I admit that as we were developing this list I was saying to myself “I really hope that Phil and Anne will be able to find someone who can come and answer these questions, because I sure as heck can’t”  I say that only partially in jest, because the truth is that institutionalization does not mean what it used to mean, especially in an era when higher ed institutions of our sort are themselves under constant threat and nowhere more than in the areas of the humanities and no where more than in the kinds of institutions supported by the CIC.  All of us are in a scramble to get one more student in the door so that they can keep our doors open.  To some degree “institutionalization” means you are at least welcome to stay in the scramble.  Uncomfortable, yes, but in an era where History and English and Philosophy and Religion and Language majors are being discontinued and de-institutionalized, it does mean that institutionalization is an ongoing and iterative process rather than something that is finally and for all time achieve.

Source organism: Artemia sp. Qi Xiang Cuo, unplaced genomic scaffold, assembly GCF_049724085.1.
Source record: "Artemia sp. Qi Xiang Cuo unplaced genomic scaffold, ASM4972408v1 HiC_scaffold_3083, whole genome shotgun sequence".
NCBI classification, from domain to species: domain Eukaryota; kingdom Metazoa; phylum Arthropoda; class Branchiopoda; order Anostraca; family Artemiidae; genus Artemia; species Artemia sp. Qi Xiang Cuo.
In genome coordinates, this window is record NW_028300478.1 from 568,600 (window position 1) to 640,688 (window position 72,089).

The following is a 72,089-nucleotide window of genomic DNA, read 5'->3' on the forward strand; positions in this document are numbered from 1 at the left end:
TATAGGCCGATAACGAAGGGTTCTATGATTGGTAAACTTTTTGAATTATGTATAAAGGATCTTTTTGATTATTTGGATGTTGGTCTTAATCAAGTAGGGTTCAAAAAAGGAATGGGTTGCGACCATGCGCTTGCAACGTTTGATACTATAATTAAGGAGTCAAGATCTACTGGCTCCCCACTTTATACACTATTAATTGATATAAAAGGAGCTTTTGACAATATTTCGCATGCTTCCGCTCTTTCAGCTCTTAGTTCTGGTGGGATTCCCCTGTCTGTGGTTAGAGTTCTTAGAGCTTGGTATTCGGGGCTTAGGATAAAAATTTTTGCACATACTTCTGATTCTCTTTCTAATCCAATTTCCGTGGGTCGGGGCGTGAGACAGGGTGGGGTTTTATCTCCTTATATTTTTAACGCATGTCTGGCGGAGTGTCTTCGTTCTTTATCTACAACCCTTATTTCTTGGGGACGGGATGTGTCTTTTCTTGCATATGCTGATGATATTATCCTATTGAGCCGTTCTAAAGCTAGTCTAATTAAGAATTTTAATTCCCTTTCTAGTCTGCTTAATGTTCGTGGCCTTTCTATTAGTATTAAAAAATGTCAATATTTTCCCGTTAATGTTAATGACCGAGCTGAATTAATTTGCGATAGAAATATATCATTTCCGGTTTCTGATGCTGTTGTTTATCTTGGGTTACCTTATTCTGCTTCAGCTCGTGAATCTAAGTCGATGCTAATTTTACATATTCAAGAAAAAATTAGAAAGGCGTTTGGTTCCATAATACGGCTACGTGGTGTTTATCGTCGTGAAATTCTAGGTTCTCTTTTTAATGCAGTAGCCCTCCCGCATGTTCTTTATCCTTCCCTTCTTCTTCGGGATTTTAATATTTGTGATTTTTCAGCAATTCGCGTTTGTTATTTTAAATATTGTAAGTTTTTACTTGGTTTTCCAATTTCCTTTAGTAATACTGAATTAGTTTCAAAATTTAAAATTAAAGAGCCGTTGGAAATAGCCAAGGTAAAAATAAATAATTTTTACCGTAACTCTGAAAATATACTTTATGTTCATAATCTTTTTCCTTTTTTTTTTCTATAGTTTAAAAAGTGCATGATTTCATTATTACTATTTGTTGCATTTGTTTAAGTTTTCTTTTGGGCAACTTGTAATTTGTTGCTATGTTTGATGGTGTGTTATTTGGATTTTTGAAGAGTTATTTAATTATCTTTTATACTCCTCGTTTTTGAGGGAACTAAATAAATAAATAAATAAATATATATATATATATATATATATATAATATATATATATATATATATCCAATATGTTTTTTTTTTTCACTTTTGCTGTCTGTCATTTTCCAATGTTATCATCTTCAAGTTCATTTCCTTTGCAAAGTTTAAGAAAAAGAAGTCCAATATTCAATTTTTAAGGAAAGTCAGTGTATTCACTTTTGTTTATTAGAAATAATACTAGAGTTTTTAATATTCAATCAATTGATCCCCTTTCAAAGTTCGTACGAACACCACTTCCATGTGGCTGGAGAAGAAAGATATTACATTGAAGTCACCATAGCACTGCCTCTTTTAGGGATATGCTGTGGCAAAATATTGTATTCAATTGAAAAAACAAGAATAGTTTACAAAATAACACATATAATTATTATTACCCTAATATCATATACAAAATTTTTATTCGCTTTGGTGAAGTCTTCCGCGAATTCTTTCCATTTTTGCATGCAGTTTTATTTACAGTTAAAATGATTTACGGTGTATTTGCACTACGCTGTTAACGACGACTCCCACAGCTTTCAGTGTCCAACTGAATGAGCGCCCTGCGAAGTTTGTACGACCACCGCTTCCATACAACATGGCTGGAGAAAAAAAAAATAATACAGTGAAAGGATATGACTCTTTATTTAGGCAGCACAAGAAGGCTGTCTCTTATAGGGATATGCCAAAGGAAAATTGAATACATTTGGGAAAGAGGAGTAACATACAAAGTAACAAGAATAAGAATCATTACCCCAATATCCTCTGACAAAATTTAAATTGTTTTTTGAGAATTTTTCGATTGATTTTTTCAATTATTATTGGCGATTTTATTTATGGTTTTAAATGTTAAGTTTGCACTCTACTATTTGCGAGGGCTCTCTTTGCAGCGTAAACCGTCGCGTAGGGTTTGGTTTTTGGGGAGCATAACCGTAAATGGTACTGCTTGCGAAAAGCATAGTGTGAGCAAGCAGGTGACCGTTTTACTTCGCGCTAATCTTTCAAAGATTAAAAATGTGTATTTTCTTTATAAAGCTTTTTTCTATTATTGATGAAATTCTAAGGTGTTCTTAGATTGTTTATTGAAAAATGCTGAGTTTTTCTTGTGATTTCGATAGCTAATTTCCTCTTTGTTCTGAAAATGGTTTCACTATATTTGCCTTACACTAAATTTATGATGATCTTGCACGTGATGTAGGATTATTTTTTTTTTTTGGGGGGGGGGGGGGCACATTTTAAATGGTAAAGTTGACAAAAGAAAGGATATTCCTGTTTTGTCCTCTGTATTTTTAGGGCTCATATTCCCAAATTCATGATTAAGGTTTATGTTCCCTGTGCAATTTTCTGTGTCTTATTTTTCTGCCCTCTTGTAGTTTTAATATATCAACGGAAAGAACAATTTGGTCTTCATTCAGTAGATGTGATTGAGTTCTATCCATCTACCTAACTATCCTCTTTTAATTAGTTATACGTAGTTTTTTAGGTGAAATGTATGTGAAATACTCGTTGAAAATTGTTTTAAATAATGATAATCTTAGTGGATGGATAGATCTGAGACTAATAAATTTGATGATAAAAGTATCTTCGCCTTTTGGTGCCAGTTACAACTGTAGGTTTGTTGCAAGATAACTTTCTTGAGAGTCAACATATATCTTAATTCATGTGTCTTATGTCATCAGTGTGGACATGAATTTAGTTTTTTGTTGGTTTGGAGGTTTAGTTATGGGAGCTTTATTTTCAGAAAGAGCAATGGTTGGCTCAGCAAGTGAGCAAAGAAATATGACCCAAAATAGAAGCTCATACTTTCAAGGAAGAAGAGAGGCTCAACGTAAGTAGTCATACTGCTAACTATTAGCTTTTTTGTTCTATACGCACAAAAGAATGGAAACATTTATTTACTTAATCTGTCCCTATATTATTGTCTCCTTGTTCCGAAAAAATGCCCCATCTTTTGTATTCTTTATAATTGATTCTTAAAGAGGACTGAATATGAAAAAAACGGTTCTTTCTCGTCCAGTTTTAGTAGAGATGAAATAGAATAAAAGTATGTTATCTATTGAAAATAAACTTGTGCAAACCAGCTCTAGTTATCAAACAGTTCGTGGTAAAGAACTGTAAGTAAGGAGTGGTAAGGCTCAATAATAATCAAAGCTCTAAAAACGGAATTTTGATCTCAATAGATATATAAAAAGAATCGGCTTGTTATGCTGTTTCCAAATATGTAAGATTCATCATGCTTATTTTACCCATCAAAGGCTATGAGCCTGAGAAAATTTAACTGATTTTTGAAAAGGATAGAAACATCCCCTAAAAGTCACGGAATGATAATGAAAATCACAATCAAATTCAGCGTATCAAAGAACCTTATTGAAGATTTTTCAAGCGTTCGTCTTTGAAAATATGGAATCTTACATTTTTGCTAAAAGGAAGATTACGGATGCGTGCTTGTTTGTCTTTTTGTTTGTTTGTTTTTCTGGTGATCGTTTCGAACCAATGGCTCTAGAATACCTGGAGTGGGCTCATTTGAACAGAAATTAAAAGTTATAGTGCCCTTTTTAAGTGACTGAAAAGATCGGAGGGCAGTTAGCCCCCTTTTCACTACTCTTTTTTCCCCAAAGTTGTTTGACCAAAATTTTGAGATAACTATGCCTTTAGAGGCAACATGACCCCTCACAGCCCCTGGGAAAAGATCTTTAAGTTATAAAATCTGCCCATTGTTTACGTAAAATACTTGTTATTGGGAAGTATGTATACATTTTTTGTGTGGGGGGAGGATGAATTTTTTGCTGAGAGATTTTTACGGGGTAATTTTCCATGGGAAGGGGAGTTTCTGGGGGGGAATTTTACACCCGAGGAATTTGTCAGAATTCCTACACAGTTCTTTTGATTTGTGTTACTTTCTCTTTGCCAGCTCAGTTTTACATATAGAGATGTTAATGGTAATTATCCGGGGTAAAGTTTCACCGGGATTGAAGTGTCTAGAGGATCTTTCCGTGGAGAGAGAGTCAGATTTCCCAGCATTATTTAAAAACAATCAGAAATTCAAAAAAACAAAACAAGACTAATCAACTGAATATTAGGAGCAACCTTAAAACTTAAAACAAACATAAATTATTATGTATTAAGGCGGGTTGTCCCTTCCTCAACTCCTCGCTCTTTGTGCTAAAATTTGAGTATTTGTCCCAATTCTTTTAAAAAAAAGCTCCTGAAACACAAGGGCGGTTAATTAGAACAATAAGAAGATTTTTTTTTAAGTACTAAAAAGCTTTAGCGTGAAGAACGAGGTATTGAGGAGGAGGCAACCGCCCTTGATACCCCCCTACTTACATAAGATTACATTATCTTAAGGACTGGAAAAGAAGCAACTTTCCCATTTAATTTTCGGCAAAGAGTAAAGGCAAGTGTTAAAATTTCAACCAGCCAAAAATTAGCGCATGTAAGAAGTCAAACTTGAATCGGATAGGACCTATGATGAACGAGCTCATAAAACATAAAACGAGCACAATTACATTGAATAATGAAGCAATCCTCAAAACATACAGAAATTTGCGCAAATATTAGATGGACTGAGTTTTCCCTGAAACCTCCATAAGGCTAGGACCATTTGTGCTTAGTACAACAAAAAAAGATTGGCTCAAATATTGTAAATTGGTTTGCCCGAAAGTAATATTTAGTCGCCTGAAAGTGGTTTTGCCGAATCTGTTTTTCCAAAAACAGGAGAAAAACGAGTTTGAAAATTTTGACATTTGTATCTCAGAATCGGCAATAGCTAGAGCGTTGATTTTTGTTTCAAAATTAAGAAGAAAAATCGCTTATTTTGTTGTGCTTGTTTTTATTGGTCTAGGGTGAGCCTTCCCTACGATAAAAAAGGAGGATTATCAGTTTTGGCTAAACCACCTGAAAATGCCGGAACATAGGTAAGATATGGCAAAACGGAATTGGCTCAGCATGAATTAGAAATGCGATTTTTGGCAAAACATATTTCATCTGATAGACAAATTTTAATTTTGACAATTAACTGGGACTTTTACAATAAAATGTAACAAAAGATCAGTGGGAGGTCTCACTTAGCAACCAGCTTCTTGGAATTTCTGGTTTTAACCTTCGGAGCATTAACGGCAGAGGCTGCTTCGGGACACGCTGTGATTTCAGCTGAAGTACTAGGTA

However, I’m going to start whacking a way at this a bit by telling you a bit of our story, not because we have come up with the absolutely best ways of doing these things or answering these question.  Rather, my primary claim today is that the most important aspect of institutionalization is story-telling.  This may be one area in which we have some distinct advantages because we are, most of us, story tellers of one sort or another.  I am fond of saying to my dean and provost colleagues that whatever we read in the best administrators’ handbooks, we aren’t really data-driven. Institutions are story-driven and data informed. Data in itself does not tell us what to value, aspire after, regret, champion, mourn, and envision. Our stories do that.  Thus, as you all well know, the stories you can tell about your projects are important. But perhaps even more important for the processes we call institutionalization are the stories you know and can tell effectively about your institutions.  Our project stories AND institutional stories, are the most valuable resources you can bring to the table.